Have you heard from anyone in the Trump or conservative circles? Are you finding any growing movement for the points you made?

KREIN: Yes. I think there is, although it remains more in the intellectual circles rather than in political ones.

MELBER: Gov. Dean is nodding. And I don`t know if he`s giggling or smirking. I don`t know, what I would call it?

DEAN: No, I`m not smirking. I think that`s exactly right. It`s very hard. Populism is based on a lot of very complex, but deeply emotional feelings. And it`s very hard to get to people`s emotions when they have an investment and not knowing what the facts are, and that`s what the Trump supporters do.

MELBER: It`s funny - you put that so well, emotions invested and not knowing the facts, which is something actually we`ve got a very special guest on much later in the hour.

Gov. Howard Dean, Julius Krein, thanks for coming on. Maya, I want to talk you about Puerto Rico. So, please stay with me.

Coming up, Trump rolling out the tax plan without releasing his own tax returns. We have reporting on how much money from the plan could go to the Trump family and yours also.

This dire crisis facing millions of Americans in Puerto Rico. A congressman joins me along with Maya to discuss.

And some major news in the Russia probe tonight. A new report that Facebook, Google and Twitter will all have to face investigators. We`re going to talk social media and Russia in my exclusive interview tonight with a top elections official at the FEC.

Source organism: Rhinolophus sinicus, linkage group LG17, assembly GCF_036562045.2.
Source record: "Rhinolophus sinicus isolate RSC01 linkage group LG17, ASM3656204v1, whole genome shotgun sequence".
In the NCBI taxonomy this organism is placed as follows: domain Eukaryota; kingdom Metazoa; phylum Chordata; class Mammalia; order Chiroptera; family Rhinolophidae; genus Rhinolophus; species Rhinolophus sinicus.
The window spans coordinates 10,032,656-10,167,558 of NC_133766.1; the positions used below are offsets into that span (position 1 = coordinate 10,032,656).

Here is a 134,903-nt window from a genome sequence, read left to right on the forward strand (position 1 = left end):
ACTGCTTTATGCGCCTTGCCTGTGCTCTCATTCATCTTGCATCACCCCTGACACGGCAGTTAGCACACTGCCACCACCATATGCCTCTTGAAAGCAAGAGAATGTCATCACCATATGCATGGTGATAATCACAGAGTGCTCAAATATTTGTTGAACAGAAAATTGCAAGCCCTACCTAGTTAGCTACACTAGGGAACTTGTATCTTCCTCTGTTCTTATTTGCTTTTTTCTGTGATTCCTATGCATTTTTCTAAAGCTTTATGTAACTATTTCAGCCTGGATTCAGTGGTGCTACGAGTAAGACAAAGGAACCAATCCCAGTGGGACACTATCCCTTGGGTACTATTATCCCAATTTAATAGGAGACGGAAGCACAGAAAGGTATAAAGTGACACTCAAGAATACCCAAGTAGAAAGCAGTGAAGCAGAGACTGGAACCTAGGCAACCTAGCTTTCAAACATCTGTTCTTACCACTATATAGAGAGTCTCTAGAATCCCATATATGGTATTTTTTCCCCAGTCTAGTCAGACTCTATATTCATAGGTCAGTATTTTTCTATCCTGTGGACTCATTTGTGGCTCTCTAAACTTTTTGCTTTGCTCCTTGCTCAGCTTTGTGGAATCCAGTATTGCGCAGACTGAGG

I`m Ari Melber and you`re watching THE BEAT on MSNBC.


MELBER: This week, Donald Trump lost an Obamacare fight and a Senate primary where he campaigned and a portion of the NFL, and it`s only Wednesday. Today, Trump turned to the fight he thinks could deliver the first major law of his presidency, tax reform.


TRUMP: Our framework includes our explicit commitment that tax reform will protect low income and middle-income households, not the wealthy and well connected. They can call me all they want, it`s not going to help. I am doing the right thing. And it`s not good for me, believe me.


MELBER: So, Trump is branding this as not good for him and rich people. But Trump has really never been consistent about who he wants the tax code to target.


UNIDENTIFIED FEMALE: Do you believe in raising taxes on the wealthy?

TRUMP: I do. I do, including myself.

For the wealthy, I think frankly it`s going to go up. And you know what, it really should go up.

UNIDENTIFIED MALE: They should pay - the wealthy need to pay more taxes. What do you define as wealthy by the way?

TRUMP: Here is - let me explain - somebody like me.

UNIDENTIFIED MALE: On taxes for the wealthy where you said you were open to taxing them more, as you know that`s against the conservative.

TRUMP: I didn`t say that, Chris.


MELBER: He didn`t say that. Now, Trump is not still really saying what the plan would do, which makes it difficult to say whether middle income families will see the most benefit from the tax overhaul or if it will favor the richest Americans.